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Im trying to solve a problem in a book which goes as follows:

A 100mH inductor is connected in paralel with a 2k ohm resistor. The current through the inductor is given by:

enter image description here

Compute:

a) Whats the voltage across the inductor Vl(t) ?

b) Whats the voltage across the resistor Vr(t)?

c) Is Vl+Vr=0?

That is all the data that is given, it doesnt mention a voltage or current source, so I figured that an inductor in paralel with a resistor in such configuration would be this:

schematic

simulate this circuit – Schematic created using CircuitLab

In which case they are actually in series with each other, thus the current of the inductor should be the same current through the resistor.

Thus: il(t)=ir(t)

Now, I calculate the voltage across the inductor:

enter image description here

And the Voltage across the resistor using ohms law:

enter image description here

The problem is that according to Kirchhoff's law, Vl + Vr should be zero, and they are clearly not. However as time goes by, it is true that Vl + Vr will tend to zero due to the exponential function (time (t) approaching infinity).

What troubles me is that Kirchhoffs law is not valid for short values of time, like t=1, or t=2, etc...

What am I doing wrong? what is going on here?

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It's simply telling you that the circuit as drawn will never have the given current running through it.

Consider the following situation: Replace the inductor by a capacitor (capacitor discharge might be more familiar to you), and the current function by

$$ I(t) = t $$

Now calculate voltages - they won't add up. Why? Because the current function makes no sense. The complete discharging process of a capacitor through a resistor is completely defined by the capacity, resistance and the voltage across it at time \$t = 0\$.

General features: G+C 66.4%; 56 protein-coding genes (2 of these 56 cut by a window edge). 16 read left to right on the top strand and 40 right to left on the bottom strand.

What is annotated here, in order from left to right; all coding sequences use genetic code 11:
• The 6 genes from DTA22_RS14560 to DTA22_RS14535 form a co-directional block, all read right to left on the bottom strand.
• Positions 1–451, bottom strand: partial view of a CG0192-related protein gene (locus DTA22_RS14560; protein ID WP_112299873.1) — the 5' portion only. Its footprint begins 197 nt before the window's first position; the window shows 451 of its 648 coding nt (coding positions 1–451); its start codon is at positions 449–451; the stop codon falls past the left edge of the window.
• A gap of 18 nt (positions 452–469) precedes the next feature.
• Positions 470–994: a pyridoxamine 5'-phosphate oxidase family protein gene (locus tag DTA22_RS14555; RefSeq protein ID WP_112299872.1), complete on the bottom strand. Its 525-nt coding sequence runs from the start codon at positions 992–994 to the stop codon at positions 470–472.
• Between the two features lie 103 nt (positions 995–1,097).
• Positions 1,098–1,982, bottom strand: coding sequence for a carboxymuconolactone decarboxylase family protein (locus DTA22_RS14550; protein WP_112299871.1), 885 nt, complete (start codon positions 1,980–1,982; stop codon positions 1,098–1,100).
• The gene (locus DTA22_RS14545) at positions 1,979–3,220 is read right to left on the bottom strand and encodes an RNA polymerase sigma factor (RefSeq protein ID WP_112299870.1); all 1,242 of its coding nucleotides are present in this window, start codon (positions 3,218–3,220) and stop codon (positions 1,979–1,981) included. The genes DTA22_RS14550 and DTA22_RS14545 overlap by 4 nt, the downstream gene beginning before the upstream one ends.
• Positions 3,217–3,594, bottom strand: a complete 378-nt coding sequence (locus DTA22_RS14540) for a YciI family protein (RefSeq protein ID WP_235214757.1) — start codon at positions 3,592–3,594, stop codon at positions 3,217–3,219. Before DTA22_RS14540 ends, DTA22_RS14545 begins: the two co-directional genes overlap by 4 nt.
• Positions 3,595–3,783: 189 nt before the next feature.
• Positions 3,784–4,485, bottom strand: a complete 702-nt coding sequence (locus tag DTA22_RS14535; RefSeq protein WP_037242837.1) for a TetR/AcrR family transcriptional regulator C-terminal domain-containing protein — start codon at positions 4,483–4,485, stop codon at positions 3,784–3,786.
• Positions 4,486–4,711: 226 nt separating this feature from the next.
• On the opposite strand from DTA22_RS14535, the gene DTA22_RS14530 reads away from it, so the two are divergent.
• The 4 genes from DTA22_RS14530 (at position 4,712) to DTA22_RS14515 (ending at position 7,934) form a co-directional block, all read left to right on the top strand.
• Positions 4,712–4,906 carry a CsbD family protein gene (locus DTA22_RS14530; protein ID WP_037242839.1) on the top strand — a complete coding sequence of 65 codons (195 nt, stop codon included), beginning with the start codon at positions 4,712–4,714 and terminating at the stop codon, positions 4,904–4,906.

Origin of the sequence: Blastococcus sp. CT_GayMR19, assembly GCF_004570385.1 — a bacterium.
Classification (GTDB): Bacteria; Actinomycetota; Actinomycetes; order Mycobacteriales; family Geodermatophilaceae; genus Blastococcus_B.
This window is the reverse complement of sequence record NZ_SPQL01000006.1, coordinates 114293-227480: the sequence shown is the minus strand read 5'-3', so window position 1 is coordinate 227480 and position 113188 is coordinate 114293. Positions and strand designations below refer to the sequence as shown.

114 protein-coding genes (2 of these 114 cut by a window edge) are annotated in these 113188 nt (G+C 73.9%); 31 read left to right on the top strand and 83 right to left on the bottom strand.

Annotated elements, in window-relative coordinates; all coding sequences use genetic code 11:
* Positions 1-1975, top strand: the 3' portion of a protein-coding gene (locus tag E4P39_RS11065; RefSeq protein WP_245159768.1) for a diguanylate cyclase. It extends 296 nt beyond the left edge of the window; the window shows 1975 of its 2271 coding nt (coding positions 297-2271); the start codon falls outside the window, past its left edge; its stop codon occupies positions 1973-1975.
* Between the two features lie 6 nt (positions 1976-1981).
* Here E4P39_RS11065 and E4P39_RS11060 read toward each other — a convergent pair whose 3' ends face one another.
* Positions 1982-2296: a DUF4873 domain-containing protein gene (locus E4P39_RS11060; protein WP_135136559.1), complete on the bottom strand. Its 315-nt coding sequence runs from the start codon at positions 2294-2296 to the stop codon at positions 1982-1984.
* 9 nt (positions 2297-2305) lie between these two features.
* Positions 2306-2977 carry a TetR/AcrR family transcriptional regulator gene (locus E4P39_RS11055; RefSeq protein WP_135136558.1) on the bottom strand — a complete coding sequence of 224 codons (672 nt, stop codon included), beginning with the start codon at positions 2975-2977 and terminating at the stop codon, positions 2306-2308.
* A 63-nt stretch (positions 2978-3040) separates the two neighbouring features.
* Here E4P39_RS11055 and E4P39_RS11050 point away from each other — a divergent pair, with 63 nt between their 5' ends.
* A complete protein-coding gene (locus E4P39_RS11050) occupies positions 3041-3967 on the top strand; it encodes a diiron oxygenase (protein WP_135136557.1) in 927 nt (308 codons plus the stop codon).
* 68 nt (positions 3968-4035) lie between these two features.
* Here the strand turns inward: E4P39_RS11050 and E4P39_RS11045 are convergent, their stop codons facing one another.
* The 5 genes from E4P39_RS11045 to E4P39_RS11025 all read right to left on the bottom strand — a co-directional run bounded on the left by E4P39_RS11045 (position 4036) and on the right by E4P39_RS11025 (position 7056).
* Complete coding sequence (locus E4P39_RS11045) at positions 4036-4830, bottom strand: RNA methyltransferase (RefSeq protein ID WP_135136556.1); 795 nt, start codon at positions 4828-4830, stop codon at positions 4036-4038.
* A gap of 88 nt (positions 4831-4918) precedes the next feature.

Similarly, the 'discharging' of an inductor through a resistor is completely determined by the inductance, resistance and the current through it at time \$t = 0\$.

If you are now given a time-dependent current function, you are overspecifying the system. That function may be right, but (like in your question) it may be wrong for the given circuit, so you arrive at contradictory solutions.

Note that there is a way to keep the question/function/values like they are now and make it consistent again, by adding an ideal current source into the circuit which satisfies the given current function. The strange voltage that you couldn't explain is then simply found across this current source:

schematic

simulate this circuit – Schematic created using CircuitLab

Alternatively, simply assume that the current function actually is right at \$t=0\$, that is, \$I_0 = 50\$. The discharge current of an inductor through a resistor is $$I(t) = I_0e^{-\frac{R}{L}t}$$, so the correct current function for the circuit as shown in your question is $$I(t) = 50e^{-20000t}$$. Do your voltage calculations again - they will now work out.

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Let's approach this from first principles.

The voltage across the inductor and resistor are identical and there is just one current i:

\$v_L = v_R \rightarrow L \dfrac{di(t)}{dt} = R i(t)\$

\$\rightarrow \dfrac{di(t)}{dt} + \dfrac{R}{L}i(t) = 0 \$

The solution to this differential equation is:

\$i(t) = i_0 e^{-t/\tau} \$, \$\tau = L/R \$

But, by your schematic (are the values correct?)

\$L/R = 50 \mu s \$

so

\$i(t) = i_0 e^{-20,000 t} \$

Thus, the given \$i(t) \$ is not a possible solution to the circuit with the values given.

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  • \$\begingroup\$ Yes the values are correct, its a textbook problem, Alexander/Sadiku's book \$\endgroup\$ – S.s. Jul 11 '13 at 2:02

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